The sixteenth-notes in m.3 could be seen as a direct result of the stretching of the distance between the melody and the bass. Just like an elastic band that is extremely stretched, when the F starts moving downwards, its impulse is high, and it goes through the resolution (both its own, and the resolution of the opening D).  

There is a certain ‘stubbornness’ in the opening notes of Mozart’s quartet. More than just persistence, the D intentionally does not want to move. In one thing both previous examples are similar: the melody stands still, while the bass descends in a steady motion. Compared to harmonic pedals in bass, this situation is inverted. In the earlier case I have argued that the bass does not follow the movement of the other voices, that it has its own direction (while the bass should follow the melody, together with other voices). In the current case, it is the melody that does not follow the others. But the melody does not even need to follow. Where is the conflict then? It is perhaps in the suggestion that the melody does not have its own direction, that the roles are switched, that the melody wants to draw attention of the bass by conflicting it, that it is making a statement by not moving.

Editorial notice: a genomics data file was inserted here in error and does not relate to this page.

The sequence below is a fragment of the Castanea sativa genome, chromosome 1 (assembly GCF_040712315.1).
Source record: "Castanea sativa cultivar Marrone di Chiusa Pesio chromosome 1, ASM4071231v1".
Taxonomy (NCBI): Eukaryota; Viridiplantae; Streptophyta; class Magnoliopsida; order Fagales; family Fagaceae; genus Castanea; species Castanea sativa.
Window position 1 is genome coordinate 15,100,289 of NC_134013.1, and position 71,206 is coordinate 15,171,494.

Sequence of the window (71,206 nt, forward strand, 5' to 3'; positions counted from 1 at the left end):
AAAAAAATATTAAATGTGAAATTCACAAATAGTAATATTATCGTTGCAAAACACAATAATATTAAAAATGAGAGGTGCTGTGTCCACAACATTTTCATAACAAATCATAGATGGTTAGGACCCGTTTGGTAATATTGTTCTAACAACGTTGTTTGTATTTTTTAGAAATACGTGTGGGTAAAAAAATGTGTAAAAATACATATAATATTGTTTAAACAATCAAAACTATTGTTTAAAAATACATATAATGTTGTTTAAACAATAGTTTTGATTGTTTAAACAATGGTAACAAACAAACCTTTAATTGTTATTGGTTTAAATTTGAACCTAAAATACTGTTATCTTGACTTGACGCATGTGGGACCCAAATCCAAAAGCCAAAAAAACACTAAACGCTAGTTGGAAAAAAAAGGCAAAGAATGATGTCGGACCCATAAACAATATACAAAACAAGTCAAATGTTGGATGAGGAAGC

Similar ‘persistence’ is present in the melody of jazz standard How Insensitive. The opening of the melody is essentially a long melodic pedal, embellished with the upper neighbor. Just like in the previous examples, it is consonant with the chord progression under it, until the last chord, where it resolves a step below. The bass line descends chromatically D-C#-C-B, which could perceptively be interpreted as a progressing conflict between the two (similar to the previous examples). With the last chord, the melody becomes dissonant, and resolves like a classical suspension. The following phrase in the song is a melodic sequence of the first, thus also being a long embellished melodic pedal.


A ‘special case’ of suspension-pedal is when the whole theme resides on one single pitch, like in Peter Cornelius’ Ein Ton. The song is in E minor and the melody is positioned on the dominant pitch, B.